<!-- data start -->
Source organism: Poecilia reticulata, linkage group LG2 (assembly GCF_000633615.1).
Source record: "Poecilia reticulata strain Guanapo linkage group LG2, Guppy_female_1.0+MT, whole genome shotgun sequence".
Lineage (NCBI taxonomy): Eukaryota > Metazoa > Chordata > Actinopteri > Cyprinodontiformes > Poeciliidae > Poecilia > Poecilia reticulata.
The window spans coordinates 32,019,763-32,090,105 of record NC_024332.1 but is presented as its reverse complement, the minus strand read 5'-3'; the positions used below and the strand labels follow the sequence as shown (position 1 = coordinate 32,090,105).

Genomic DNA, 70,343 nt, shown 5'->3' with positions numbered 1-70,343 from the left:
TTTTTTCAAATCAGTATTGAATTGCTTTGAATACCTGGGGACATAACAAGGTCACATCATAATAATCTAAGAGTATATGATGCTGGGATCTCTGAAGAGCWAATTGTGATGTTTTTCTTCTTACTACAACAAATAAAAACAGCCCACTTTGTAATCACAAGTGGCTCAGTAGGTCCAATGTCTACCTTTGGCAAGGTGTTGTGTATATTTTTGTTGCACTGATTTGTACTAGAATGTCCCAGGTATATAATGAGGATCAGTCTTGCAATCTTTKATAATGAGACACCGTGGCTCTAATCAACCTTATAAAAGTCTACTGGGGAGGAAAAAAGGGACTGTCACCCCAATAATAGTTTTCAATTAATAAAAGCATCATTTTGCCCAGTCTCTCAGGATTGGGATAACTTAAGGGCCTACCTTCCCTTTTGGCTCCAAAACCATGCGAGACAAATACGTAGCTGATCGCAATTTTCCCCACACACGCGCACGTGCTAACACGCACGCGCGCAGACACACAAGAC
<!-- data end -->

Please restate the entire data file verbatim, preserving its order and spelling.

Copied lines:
Source organism: Poecilia reticulata, linkage group LG2 (assembly GCF_000633615.1).
Source record: "Poecilia reticulata strain Guanapo linkage group LG2, Guppy_female_1.0+MT, whole genome shotgun sequence".
Lineage (NCBI taxonomy): Eukaryota > Metazoa > Chordata > Actinopteri > Cyprinodontiformes > Poeciliidae > Poecilia > Poecilia reticulata.
The window spans coordinates 32,019,763-32,090,105 of record NC_024332.1 but is presented as its reverse complement, the minus strand read 5'-3'; the positions used below and the strand labels follow the sequence as shown (position 1 = coordinate 32,090,105).

Genomic DNA, 70,343 nt, shown 5'->3' with positions numbered 1-70,343 from the left:
TTTTTTCAAATCAGTATTGAATTGCTTTGAATACCTGGGGACATAACAAGGTCACATCATAATAATCTAAGAGTATATGATGCTGGGATCTCTGAAGAGCWAATTGTGATGTTTTTCTTCTTACTACAACAAATAAAAACAGCCCACTTTGTAATCACAAGTGGCTCAGTAGGTCCAATGTCTACCTTTGGCAAGGTGTTGTGTATATTTTTGTTGCACTGATTTGTACTAGAATGTCCCAGGTATATAATGAGGATCAGTCTTGCAATCTTTKATAATGAGACACCGTGGCTCTAATCAACCTTATAAAAGTCTACTGGGGAGGAAAAAAGGGACTGTCACCCCAATAATAGTTTTCAATTAATAAAAGCATCATTTTGCCCAGTCTCTCAGGATTGGGATAACTTAAGGGCCTACCTTCCCTTTTGGCTCCAAAACCATGCGAGACAAATACGTAGCTGATCGCAATTTTCCCCACACACGCGCACGTGCTAACACGCACGCGCGCAGACACACAAGAC